Summer picnics and parties may be filling up your calendar this month. We've got tips to keep you safe from insects and eating healthy while you’re enjoying the summer fun.
Also in this issue, learn about the supplement melatonin and how it is used for insomnia, as well as a National Jewish Health study working to determine if text messaging can help teens improve medication adherence.
#1 Respiratory Hospital National Jewish Health has been named the nation’s best respiratory hospital for the 14th consecutive year by U.S. News & World Report. We are proud to continue to be listed at the top in respiratory care and our commitment to providing the best care and the highest level of innovation is unwavering.
Snacking Can Be Healthy Healthy snacking can help you with weight loss, to satisfy hunger, and to boost your mood and energy throughout the day. Our simple tips can set you on the path to healthy snacking.
Maintain Nutrition while Taking Steroids Some people with chronic lung disease take steroid pills on a regular basis, which can have an impact on your diet. Learn more about how steroids interfere with certain nutrients and how you can compensate for this in your diet.
Tips to Avoid Insect Stings Insect stings can be common during summer months, which can be dangerous for people who have insect-sting allergies. You can take some simple precautions to help minimize exposure for your allergic loved ones, such as wearing protective clothing, avoiding strong smelling lotions or perfumes, and covering food or drinks.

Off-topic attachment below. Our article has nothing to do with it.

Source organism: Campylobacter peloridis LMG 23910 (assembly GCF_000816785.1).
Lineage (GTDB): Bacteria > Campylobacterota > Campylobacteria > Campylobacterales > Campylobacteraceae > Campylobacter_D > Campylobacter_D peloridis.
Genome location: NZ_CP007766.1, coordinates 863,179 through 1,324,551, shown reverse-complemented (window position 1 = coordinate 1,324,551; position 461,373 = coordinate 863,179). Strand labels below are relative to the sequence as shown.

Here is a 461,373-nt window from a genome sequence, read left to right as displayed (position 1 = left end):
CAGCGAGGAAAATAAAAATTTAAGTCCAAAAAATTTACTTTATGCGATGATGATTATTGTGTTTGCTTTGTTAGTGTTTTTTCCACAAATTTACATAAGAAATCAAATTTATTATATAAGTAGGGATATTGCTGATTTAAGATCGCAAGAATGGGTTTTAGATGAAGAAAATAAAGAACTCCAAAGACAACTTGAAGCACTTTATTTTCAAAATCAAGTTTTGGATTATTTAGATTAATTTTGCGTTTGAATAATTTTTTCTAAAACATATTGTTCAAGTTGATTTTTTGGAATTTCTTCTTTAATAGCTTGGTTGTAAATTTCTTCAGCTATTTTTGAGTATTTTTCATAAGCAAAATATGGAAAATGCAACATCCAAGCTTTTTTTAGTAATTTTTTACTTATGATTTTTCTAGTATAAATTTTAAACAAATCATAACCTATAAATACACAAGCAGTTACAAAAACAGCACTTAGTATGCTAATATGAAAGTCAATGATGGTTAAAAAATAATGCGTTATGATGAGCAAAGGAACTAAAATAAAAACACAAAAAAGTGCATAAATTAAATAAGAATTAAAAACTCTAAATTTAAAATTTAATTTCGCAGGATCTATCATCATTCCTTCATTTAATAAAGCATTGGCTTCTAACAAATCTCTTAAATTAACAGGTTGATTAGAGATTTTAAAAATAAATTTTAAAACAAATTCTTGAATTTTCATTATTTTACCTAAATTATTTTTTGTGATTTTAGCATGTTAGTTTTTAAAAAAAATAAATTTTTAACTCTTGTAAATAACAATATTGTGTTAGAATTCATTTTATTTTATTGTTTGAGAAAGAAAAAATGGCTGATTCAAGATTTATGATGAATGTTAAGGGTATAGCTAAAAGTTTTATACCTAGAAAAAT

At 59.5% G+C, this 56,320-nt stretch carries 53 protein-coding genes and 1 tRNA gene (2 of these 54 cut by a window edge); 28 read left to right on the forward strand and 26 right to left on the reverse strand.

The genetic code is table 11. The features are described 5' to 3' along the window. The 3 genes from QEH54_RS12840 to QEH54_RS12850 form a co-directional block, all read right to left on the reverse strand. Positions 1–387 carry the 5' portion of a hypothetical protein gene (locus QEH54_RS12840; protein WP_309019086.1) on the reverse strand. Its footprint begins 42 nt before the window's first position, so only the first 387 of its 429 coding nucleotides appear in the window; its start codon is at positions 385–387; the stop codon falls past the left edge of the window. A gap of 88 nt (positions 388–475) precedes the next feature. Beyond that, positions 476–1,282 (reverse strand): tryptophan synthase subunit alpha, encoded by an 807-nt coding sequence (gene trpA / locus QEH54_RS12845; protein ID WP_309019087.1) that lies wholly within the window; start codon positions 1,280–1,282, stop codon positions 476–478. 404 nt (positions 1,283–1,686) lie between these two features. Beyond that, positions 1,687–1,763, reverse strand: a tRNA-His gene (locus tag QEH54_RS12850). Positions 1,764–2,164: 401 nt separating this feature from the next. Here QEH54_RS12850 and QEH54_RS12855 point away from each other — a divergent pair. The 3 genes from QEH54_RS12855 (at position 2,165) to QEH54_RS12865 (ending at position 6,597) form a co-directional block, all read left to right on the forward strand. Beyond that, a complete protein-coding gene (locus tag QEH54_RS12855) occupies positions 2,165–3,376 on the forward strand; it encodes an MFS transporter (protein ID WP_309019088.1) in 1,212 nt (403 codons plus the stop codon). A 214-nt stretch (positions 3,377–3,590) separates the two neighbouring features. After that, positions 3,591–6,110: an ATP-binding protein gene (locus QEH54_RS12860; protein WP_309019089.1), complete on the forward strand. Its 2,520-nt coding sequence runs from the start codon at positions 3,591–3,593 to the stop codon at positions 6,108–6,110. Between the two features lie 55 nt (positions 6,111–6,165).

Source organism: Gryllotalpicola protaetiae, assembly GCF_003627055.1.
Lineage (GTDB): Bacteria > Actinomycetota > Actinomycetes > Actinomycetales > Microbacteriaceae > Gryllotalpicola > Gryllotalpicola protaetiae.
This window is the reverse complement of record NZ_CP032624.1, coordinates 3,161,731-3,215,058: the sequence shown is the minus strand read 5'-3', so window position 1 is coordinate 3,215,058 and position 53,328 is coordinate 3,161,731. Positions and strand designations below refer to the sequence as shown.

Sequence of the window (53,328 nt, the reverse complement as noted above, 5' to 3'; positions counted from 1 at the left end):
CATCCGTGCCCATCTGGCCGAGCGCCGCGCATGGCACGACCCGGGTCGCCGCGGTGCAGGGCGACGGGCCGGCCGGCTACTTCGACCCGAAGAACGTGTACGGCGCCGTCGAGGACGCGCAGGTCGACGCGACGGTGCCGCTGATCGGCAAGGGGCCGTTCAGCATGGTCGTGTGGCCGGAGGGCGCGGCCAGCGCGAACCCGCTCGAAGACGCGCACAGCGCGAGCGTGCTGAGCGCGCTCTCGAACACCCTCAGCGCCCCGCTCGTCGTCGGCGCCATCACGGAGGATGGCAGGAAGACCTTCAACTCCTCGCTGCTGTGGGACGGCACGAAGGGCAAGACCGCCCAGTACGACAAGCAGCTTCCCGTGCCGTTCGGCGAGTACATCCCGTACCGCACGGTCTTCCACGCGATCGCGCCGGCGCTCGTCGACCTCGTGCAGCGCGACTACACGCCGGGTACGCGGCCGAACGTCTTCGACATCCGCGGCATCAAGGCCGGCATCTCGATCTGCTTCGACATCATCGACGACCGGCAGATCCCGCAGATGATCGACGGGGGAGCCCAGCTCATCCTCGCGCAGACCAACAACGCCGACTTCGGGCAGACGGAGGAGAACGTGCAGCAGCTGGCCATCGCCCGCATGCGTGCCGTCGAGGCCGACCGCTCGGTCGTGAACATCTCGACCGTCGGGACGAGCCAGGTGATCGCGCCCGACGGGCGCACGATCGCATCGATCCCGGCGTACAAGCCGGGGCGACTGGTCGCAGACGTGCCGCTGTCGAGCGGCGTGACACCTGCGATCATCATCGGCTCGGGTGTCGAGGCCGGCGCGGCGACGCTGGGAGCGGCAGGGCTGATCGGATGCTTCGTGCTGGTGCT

Can Text Messaging Improve Medication Adherence? Researchers at National Jewish Health are conducting a study to test whether health information and medication reminders via text message will boost adolescent’s adherence to asthma medication regimens.
Ask an Expert:
Question: Is melatonin a good treatment for insomnia?
Answer: Many people take a melatonin supplement (available as an over-the-counter dietary supplement) as an aid to help them sleep. Melatonin is a hormone that is produced naturally by the brain and assists with regulation of the sleep-wake cycle. When taken before bedtime, it is believed to signal the brain that it's time to be sleepy. Clinical research has shown that melatonin may lessen sleep problems associated with insomnia related to circadian rhythm sleep disorders. As with any over-the-counter medication or supplement, check with your healthcare provider before taking it.
Do you have a question or an idea for a topic in the next e-newsletter? Or do you have a comment regarding this issue of Health-e-News? Please email us at editor@NJHealth.org.
Health-e-News is published by the Health Initiatives Department at National Jewish Health. This information is provided to you as an educational service. It is not meant to be a substitute for consulting with your own physician.
"Dr. Fleischer gave me my food back" By the time Jamie Hanley was 3 and a half years old, the list of foods she couldn’t eat had ballooned to 16. Then, the Hanleys found the National Jewish Health Pediatric Day Program. Learn more about Jamie’s story and how the Hanleys are raising money for the Child Life Program. Read Jamie’s Story.